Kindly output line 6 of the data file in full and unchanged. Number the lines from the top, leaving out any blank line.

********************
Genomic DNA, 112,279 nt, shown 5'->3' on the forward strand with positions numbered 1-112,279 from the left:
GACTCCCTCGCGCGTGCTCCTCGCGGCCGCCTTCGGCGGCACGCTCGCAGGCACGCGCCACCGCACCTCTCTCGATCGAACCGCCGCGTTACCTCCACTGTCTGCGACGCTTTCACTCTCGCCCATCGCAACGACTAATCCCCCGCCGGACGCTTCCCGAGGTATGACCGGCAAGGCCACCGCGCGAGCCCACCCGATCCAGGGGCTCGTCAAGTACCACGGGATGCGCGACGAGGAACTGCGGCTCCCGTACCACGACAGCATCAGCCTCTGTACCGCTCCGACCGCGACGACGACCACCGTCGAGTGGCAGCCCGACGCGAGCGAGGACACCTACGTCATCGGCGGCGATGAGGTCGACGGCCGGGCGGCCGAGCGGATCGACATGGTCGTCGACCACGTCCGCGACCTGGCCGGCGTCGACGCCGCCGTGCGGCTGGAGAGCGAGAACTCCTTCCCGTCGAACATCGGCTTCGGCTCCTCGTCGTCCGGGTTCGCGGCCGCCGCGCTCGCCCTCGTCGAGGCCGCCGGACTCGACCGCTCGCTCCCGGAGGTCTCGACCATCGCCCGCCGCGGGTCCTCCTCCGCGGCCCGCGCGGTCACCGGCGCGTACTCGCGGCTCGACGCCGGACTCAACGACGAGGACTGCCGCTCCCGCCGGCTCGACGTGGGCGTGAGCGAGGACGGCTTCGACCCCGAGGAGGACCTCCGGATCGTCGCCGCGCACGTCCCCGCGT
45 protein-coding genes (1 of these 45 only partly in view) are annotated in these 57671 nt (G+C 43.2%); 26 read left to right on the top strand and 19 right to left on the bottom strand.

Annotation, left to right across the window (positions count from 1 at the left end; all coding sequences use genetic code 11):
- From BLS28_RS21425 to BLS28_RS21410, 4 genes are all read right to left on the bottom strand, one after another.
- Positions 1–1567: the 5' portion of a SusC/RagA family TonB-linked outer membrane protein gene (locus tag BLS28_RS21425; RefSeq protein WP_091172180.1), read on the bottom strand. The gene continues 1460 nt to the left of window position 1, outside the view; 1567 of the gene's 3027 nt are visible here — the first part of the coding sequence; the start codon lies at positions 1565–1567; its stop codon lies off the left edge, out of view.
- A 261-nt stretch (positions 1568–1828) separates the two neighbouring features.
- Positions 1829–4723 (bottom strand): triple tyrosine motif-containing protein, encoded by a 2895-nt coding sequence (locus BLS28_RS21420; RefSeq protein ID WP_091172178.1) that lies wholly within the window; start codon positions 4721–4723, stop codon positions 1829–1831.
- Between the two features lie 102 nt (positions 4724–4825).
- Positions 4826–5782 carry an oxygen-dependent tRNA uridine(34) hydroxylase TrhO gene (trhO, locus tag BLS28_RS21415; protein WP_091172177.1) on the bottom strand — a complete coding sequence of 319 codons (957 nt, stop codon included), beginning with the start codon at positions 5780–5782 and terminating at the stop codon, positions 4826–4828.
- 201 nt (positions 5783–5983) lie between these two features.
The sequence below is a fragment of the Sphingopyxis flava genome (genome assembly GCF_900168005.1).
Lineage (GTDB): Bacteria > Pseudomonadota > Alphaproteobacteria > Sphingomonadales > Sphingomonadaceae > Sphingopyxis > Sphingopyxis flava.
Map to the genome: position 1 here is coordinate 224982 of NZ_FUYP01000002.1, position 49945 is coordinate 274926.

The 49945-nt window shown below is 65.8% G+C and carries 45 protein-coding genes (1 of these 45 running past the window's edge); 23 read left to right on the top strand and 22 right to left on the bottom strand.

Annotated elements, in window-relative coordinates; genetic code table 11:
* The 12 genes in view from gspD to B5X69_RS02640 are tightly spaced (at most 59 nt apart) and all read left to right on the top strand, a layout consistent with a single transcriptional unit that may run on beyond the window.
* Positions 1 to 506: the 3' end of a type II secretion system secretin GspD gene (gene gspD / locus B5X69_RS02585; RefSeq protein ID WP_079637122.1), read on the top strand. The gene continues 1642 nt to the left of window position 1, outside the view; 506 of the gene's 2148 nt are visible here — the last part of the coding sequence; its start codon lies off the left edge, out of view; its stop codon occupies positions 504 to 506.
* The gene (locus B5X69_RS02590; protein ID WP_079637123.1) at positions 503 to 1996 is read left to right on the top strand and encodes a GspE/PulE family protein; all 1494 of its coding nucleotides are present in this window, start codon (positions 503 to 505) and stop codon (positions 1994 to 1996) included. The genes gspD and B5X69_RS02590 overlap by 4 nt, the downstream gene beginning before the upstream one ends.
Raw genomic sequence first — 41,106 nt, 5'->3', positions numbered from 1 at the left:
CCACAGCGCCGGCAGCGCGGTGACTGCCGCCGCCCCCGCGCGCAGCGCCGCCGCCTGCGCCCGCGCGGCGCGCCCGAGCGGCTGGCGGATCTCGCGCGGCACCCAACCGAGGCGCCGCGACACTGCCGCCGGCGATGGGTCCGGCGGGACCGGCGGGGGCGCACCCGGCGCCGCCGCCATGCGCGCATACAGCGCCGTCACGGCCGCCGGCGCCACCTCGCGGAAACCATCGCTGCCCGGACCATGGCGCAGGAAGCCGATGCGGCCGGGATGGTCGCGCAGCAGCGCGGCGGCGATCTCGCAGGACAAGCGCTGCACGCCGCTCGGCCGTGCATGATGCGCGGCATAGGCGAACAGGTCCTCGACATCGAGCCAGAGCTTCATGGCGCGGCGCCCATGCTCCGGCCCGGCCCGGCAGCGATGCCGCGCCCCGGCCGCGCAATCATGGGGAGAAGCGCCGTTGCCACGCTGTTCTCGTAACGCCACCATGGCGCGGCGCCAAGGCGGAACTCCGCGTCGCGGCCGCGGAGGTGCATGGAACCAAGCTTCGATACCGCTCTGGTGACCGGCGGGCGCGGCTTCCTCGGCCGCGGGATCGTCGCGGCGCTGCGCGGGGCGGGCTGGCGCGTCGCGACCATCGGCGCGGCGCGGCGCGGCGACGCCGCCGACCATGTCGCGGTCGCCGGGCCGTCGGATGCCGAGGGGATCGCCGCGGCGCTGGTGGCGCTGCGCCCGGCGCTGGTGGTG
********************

- Positions 1–1567: the 5' portion of a SusC/RagA family TonB-linked outer membrane protein gene (locus tag BLS28_RS21425; RefSeq protein WP_091172180.1), read on the bottom strand. The gene continues 1460 nt to the left of window position 1, outside the view; 1567 of the gene's 3027 nt are visible here — the first part of the coding sequence; the start codon lies at positions 1565–1567; its stop codon lies off the left edge, out of view.